Anatomical Study of the Supratentorial Extension for the Retrolabyrinthine Presigmoid Approaches.

Publication/Presentation Date



BACKGROUND: Supra-tentorial craniotomy represents the upper part of the combined trans-tentorial or the supra-infra-tentorial presigmoid approach. In this study, we provide qualitative and quantitative analyses for the supratentorial extension of the presigmoid retrolabyrinthine suprameatal approach (PRSA).

METHODS: The infratentorial PRSA followed by the supratentorial extension craniotomy with dividing and removal of the tentorial strip were performed on both sides of 5 injected human cadaver heads (n=10 sides). Quantitative analysis was performed for the surface area gained (surgical accessibility) by adding the supratentorial craniotomy. Qualitative analysis was performed for the parts of the brainstem, cranial nerves, and vascular structures that became accessible by adding the supratentorial craniotomy. The anatomical obstacles encountered in the added operative corridor were analyzed.

RESULTS: The supratentorial extension of PRSA provides an increase in surgical accessibility of 102.65% as compared to the PRSA standalone. The mean surface area of the exposed brainstem is 197.98 (SD: 76.222) and 401.209 (SD: 123.96) for the infratentorial and the combined supra-infratentorial presigmoid approach, respectively. Exposure for parts of III, IV, and V cranial nerves is added after the extension, and the surface area of the outer craniotomy defect has increased by 60.32%. Parts of the basilar, anterior inferior cerebellar, and superior cerebellar arteries are accessible after the supratentorial extension.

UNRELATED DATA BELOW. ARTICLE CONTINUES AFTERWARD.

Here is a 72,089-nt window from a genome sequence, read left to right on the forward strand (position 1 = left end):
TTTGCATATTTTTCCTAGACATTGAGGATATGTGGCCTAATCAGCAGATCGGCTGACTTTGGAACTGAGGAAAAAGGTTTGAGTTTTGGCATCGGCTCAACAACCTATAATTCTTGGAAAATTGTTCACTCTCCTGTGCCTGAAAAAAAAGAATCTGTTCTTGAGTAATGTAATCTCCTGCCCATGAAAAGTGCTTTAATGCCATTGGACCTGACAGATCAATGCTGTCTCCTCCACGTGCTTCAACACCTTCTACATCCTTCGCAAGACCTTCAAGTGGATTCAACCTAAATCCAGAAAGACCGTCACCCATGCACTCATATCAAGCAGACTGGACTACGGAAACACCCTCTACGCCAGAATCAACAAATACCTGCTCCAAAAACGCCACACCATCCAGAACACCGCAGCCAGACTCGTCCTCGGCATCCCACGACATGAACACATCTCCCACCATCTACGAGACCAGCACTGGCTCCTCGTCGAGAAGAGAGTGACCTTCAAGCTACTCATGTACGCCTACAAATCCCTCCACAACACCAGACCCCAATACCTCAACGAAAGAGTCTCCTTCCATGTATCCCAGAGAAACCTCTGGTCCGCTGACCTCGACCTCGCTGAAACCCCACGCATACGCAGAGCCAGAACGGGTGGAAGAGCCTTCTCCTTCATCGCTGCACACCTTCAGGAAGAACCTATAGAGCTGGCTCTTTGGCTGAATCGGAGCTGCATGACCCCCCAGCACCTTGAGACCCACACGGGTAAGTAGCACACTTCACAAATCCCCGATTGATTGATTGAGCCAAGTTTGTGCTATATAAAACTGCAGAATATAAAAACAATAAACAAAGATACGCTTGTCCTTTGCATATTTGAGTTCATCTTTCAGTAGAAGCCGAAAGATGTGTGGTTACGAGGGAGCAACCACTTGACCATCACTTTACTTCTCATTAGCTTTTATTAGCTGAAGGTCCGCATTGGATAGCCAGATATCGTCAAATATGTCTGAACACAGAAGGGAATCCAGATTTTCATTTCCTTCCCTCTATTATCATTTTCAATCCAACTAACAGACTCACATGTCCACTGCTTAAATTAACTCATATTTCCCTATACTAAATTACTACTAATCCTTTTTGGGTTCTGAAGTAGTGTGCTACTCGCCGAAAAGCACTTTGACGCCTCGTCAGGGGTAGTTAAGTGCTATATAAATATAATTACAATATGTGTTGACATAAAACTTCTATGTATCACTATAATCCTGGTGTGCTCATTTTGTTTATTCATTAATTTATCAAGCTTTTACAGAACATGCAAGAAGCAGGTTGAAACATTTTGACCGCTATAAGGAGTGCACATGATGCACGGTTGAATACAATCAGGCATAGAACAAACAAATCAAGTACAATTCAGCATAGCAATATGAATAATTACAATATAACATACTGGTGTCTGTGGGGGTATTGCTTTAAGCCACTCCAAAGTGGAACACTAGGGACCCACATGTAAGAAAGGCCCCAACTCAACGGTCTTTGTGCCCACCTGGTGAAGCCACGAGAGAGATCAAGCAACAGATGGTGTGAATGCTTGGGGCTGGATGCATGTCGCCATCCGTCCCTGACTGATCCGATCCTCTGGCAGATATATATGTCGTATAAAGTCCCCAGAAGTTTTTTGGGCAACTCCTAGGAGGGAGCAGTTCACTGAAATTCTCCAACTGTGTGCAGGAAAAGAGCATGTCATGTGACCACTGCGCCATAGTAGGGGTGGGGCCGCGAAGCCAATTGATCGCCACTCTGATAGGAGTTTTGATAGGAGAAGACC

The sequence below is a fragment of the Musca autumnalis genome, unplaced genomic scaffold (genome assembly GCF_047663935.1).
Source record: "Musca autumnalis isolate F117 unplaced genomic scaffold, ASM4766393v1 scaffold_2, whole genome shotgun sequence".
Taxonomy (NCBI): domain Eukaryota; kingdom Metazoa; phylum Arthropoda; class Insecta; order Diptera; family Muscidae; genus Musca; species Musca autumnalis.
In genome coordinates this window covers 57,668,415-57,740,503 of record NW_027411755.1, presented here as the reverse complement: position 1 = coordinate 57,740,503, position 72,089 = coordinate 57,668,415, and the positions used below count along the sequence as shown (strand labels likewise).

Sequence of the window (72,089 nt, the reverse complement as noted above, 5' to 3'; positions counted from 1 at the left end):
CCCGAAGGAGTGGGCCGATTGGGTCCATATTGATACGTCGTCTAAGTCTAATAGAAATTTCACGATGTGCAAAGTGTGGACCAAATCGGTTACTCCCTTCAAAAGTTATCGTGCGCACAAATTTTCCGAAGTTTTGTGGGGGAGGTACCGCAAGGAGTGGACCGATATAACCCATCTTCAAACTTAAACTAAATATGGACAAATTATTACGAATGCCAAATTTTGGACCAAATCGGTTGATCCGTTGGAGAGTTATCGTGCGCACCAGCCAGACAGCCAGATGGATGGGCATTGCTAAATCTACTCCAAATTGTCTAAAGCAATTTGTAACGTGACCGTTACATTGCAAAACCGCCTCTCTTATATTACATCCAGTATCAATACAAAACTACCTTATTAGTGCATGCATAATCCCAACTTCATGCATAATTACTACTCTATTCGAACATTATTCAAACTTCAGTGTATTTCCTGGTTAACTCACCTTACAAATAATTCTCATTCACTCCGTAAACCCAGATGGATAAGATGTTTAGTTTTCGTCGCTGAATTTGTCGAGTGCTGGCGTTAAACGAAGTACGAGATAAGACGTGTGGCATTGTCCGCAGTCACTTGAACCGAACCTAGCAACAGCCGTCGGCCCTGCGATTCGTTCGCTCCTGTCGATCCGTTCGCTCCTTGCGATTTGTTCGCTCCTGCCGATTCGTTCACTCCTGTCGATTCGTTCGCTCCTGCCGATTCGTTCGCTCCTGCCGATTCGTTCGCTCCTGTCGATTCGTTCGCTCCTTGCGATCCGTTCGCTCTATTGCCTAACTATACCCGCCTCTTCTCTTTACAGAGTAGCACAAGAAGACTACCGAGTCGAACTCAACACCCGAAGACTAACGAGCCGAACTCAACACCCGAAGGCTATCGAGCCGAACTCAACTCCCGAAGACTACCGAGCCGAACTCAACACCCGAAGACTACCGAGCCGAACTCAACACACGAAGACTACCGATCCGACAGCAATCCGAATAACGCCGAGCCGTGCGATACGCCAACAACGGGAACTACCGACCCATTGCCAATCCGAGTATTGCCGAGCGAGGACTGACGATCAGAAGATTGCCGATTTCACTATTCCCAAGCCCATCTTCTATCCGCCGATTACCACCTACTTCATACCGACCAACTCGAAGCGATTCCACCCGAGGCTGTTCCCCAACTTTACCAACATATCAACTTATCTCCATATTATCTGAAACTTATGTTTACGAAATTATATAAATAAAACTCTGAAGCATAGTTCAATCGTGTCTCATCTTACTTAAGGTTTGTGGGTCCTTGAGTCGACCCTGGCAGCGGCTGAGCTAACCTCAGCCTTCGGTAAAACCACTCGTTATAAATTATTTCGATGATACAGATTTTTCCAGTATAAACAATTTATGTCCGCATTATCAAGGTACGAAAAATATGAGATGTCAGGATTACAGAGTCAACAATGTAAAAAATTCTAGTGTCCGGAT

CONCLUSION: The supratentorial extension of PRSA allows access to the supra-trigeminal area of the pons and the lower part of the midbrain. Considering this surgical accessibility and exposure significantly assists in planning such complex approaches while targeting central skull base lesions.




Medicine and Health Sciences




Department of Surgery

Document Type